Mark Snyder EraEdit

File:Marshall Cincy.jpg

Former Thundering Herd defensive back and Ohio State defensive coordinator Mark Snyder resigned as head coach at the end of the 2009 regular season. He was 22-37 through his five seasons, failing to rebuild the program after NCAA sanctions limited scholarships. Marshall has been at the full 85 scholarships since 2008 for the first time in five seasons. In Snyder's final season, he led the Thundering Herd to the Little Caesars Pizza Bowl. Assistant coach Rick Minter was named interim coach for the bowl game in which they defeated the Ohio Bobcats 21-17.

On Saturday November 28, 2009 the Herd suffered an embarrassing 52-21 loss to UTEP at the Sun Bowl Stadium in El Paso, Texas, thus finishing the season 6-6. On Sunday November 29, 2009 it was announced that Snyder had resigned as head football coach.

Doc Holliday EraEdit

On December 17, 2009, Marshall officially named Holliday as the next head coach for the Thundering Herd football team. Marshall athletic director Mike Hamrick said Holliday had signed a five-year contract and would be paid $600,000 per season.

ChampionshipsEdit

National ChampionshipsEdit

Year Coach Selector Record Opponent Result
1992 Jim Donnan NCAA Division I-AA National Champions 12-3 Youngstown State Marshall 31, Youngstown State 28
1996 Bob Pruett NCAA Division I-AA National Champions 15-0 Montana Marshall 49, Montana 29
Total national championships: 2

Conference ChampionshipsEdit

Year Coach Conference Conference Record Overall Record
1925 Charles Tallman West Virginia 3-0-2 4-1-4
1928 Charles Tallman West Virginia 5-0 8-1-1
1931 Tom Dandelet West Virginia 4-1 6-3
1937 Cam Henderson Buckeye 4-0-1 9-0-1
1988† George Chaump Southern 6-1 11-2
1994 Jim Donnan Southern 7-1 12-2
1996 Bob Pruett Southern 7-0 15-0
1997 Bob Pruett Mid-American 8-1 10-3
1998 Bob Pruett Mid-American 8-1 12-1
1999 Bob Pruett Mid-American 9-0 13-0
2000 Bob Pruett Mid-American 6-3 8-5
2002 Bob Pruett Mid-American 8-1 11-2
Conference Championships 12
† Denotes co-champions

Home venues Edit

Conference affiliations Edit

CoachesEdit

Years Coach Wins Losses Ties Pct.
1903-1904George Ford444.500
1905Alfred McCray620.750
1906Pearl Rardin410.900
1908W.G. Vinal060.000
1909-1916Boyd Chambers32274.539
1917Carl Shipley171.167
1919Archer Reilly8001.000
1920Herbert Cramer080.000
1921-1922Kemper Shelton1161.639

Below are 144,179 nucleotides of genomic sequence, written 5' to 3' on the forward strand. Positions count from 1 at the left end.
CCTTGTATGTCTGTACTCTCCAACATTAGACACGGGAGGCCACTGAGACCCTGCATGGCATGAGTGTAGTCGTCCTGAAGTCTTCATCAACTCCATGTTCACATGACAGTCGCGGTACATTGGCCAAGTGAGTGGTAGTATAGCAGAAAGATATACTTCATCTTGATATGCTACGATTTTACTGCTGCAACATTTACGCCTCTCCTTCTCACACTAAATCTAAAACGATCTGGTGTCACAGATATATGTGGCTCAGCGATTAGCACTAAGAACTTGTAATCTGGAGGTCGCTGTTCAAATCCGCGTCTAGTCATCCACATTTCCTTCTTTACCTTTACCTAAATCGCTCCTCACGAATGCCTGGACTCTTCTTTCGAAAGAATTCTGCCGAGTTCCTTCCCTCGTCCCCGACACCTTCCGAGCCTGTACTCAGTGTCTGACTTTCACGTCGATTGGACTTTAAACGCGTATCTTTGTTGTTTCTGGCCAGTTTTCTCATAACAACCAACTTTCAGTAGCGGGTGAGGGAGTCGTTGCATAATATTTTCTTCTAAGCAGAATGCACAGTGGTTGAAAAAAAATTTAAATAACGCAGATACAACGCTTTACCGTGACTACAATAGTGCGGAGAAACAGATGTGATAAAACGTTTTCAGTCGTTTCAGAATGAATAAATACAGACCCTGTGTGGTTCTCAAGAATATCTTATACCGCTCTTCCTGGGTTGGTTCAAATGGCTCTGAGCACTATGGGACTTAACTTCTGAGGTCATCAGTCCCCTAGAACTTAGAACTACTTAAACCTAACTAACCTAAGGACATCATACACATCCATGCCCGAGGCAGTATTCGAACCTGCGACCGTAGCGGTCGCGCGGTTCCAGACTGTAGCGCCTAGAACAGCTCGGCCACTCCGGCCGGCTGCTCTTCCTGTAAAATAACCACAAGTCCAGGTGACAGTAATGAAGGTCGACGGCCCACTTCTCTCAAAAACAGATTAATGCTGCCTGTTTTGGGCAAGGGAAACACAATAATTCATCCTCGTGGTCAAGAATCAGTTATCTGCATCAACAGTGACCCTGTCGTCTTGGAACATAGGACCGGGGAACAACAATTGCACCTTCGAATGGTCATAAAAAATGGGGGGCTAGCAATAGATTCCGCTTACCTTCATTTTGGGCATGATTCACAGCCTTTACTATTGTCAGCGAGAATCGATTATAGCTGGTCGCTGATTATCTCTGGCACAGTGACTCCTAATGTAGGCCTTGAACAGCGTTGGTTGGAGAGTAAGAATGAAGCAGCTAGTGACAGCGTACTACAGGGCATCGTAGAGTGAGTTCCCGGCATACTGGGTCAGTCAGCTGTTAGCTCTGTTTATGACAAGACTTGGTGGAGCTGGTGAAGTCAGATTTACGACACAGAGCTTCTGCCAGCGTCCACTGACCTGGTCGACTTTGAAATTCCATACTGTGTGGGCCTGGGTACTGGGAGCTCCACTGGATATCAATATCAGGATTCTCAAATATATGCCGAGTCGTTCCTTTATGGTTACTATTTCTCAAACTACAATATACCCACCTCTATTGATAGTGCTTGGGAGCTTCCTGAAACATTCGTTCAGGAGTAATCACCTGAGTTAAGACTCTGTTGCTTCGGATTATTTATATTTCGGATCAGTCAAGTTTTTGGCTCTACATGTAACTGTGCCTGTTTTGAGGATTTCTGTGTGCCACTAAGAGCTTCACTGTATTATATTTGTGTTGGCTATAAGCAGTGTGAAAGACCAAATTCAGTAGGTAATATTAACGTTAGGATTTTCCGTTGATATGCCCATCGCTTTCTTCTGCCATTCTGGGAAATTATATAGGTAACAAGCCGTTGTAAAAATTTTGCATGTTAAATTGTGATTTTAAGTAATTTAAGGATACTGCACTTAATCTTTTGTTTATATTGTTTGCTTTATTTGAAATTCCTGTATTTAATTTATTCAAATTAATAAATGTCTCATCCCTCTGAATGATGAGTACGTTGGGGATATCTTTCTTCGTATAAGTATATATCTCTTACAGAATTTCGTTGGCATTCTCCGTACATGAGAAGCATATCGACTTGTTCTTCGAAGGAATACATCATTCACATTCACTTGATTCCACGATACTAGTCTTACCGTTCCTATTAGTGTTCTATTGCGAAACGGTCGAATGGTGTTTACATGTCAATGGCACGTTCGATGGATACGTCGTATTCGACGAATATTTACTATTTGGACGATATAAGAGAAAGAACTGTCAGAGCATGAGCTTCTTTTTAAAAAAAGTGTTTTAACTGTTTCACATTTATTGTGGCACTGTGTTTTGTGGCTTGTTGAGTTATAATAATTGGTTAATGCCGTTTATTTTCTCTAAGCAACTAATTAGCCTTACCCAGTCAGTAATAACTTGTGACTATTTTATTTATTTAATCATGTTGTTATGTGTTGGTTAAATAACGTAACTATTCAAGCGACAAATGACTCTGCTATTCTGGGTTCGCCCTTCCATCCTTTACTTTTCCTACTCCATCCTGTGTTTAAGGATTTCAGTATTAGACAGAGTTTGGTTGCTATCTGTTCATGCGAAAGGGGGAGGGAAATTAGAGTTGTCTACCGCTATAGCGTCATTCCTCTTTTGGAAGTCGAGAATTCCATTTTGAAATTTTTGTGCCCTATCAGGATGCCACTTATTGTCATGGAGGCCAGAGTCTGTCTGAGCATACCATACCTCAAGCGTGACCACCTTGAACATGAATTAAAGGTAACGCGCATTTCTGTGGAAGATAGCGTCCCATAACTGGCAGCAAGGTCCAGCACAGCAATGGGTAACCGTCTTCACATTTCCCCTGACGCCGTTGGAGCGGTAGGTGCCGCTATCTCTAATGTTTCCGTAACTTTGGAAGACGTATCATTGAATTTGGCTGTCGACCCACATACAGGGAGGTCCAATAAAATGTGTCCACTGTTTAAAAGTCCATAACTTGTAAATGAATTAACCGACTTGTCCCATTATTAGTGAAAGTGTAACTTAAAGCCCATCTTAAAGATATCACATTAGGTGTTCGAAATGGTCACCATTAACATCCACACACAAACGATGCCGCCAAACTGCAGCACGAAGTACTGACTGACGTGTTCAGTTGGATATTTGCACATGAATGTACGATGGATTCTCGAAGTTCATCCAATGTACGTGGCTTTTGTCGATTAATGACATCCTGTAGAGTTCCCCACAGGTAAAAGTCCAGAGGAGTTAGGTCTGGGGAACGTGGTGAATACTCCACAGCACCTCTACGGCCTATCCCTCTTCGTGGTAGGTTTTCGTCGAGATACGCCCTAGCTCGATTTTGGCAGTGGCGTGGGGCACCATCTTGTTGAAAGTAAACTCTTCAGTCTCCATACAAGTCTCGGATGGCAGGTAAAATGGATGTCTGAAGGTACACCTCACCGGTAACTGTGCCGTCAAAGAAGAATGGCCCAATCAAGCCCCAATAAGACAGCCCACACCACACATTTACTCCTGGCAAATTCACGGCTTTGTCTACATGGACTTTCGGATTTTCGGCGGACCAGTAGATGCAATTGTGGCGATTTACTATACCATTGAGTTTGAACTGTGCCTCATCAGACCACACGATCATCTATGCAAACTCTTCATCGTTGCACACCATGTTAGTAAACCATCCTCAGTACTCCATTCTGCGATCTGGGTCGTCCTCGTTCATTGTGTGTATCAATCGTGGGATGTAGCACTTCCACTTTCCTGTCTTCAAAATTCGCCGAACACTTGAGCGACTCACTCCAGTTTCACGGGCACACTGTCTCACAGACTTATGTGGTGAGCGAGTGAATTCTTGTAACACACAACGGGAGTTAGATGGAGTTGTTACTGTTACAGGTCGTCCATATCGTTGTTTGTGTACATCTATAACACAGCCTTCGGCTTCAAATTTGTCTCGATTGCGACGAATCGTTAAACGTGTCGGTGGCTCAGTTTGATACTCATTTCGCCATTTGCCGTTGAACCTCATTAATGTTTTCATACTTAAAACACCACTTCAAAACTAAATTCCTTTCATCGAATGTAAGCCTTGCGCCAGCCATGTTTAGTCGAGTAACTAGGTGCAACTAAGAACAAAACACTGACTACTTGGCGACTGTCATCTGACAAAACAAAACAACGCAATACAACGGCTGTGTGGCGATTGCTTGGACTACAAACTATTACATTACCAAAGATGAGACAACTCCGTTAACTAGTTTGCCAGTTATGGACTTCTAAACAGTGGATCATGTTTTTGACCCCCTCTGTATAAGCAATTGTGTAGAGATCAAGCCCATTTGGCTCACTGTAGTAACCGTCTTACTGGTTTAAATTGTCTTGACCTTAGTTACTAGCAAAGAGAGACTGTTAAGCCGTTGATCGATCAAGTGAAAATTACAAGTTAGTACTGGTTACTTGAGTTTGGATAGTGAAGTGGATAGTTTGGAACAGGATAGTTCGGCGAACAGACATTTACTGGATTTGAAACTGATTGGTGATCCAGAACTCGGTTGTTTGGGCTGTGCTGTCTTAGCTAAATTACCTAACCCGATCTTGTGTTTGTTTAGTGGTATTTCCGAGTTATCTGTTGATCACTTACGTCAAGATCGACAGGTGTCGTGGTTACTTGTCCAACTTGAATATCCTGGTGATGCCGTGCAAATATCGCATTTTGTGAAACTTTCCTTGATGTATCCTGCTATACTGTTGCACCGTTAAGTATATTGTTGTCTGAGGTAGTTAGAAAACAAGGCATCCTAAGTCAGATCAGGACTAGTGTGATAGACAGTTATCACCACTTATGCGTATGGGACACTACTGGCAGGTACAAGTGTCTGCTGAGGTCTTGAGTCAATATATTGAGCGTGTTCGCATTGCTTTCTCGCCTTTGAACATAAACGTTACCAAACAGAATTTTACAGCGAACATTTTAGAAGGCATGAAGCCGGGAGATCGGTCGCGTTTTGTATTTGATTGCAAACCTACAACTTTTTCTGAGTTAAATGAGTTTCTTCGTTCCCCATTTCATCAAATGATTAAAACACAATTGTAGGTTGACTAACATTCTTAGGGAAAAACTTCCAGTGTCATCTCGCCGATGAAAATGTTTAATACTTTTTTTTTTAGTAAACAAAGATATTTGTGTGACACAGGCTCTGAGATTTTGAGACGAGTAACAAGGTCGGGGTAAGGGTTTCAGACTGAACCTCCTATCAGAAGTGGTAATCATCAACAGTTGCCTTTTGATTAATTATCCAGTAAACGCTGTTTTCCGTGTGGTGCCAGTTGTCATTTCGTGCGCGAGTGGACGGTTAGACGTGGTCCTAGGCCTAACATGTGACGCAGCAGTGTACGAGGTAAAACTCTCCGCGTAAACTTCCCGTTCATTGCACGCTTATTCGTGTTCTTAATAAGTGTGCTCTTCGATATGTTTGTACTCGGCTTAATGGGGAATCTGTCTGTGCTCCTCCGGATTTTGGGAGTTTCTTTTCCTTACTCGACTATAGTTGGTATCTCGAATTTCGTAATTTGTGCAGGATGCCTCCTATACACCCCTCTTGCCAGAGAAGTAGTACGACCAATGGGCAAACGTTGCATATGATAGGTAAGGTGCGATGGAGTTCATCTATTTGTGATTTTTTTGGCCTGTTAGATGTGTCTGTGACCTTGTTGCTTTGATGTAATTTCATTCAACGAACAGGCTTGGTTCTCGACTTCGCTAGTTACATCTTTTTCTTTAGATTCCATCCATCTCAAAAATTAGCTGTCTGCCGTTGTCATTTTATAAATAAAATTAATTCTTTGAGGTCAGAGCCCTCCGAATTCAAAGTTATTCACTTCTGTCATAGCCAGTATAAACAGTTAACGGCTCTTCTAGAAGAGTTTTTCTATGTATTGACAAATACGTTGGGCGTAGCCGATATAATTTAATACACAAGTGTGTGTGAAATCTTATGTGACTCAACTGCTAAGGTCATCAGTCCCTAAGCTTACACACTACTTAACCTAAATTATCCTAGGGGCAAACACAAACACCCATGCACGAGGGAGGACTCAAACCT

1923Harrison Briggs170.125
1924Russell Meredith440.500
1925-1928Charles Tallman2297.671
1929-1930John Maulbetsch882.500
1931-1934Tom Dandelet18162.528
1935-1949Cam Henderson68465.592
1950-1952Pete Penderson9193.339
1953-1958Herb Royer21312.407
1959-1967Charlie Snyder28583.331
1968Perry Moss091.050
1969-1970Rick Tolley6130.316
1971-1974Jack Lengyel9330.272
1975-1978Frank Ellwood10340.227
1979-1983Sonny Randle12421.227
1984-1985Stan Parrish1381.614
1986-1989George Chaump33161.670
1990-1995Jim Donnan64210.753
1996-2004Bob Pruett94230.803
2005-2009Mark Snyder22370.379
2009Rick Minter1001.000
2010-presentDoc Holliday12130.480

Herd football traditionsEdit

Marshall football is rich in traditions. Some Marshall football traditions include:

  • Marco the Buffalo - The school mascot, a water buffalo that always sports a Marshall jersey.
  • Marching Thunder - The Marshall University Marching Band known as the "Marching Thunder"
  • "Sons of Marshall" - Marshall's fight song.
  • "We Are Marshall" Chant - Marshall's cheer.
  • Thunder Clap - Marshall fans clap their hands over their heads in unison following some Marshall scores. One clap per point scored in the game for the Herd.
  • Marshall Cheerleaders - One cheerleading tradition occurs after every Marshall touchdown. A female cheerleader presses a male cheerleader over her head once for each point scored in the game by Marshall(as the fans do the Thunder Clap).
  • Marshall Maniacs - The student cheering section at most Marshall football games.
  • Thunder Walk - Marshall players and coaches make their way to the locker room through a small gathering of Thundering Herd fans prior to every home game.

Important games Edit

MAC Championship games Edit

Date Location W/L Opponent PF PA
December 5, 1997 Joan C. Edwards Stadium W Toledo 34 14
December 4, 1998 Joan C. Edwards Stadium W Toledo 23 17
December 3, 1999 Joan C. Edwards Stadium W Western Michigan 34 30
December 2, 2000 Joan C. Edwards Stadium W Western Michigan 19 14
November 30, 2001 Glass Bowl L Toledo 36 41
December 7, 2002 Joan C. Edwards Stadium W Toledo 49 45
Total 6 Championship games 5-1 195 161

Bowl games Edit

Marshall has been invited to play in 10 bowl games in its history, compiling a record of 7-3 in those games.

Date Bowl W/L Opponent PF PA
January 1, 1948 Tangerine Bowl L Catawba 0 7
December 26, 1997 Motor City Bowl L Ole Miss 31 34
December 23, 1998 Motor City Bowl W Louisville 48 29
December 27, 1999 Motor City Bowl W BYU 21 3
December 27, 2000 Motor City Bowl W Cincinnati 25 14
December 19, 2001 GMAC Bowl W ECU 64 61
December 18, 2002 GMAC Bowl W Louisville 38 15
December 23, 2004 Fort Worth Bowl L Cincinnati 14 32
December 26, 2009 Little Caesars Pizza Bowl W Ohio 21 17
December 20, 2011 Beef 'O' Brady's Bowl W Florida International 20 10
Total 10 bowl games 7-3 282 222

Rivalry games Edit

West VirginiaEdit

Marshall plays West Virginia in the annual Friends of Coal Bowl . Marshall and WVU first played in 1911, but it wasn't until 2006 before the two schools from the "Mountain State" faced off annually for the Governor's Cup. Marshall has never won against the Mountaineers in 11 meetings all-time.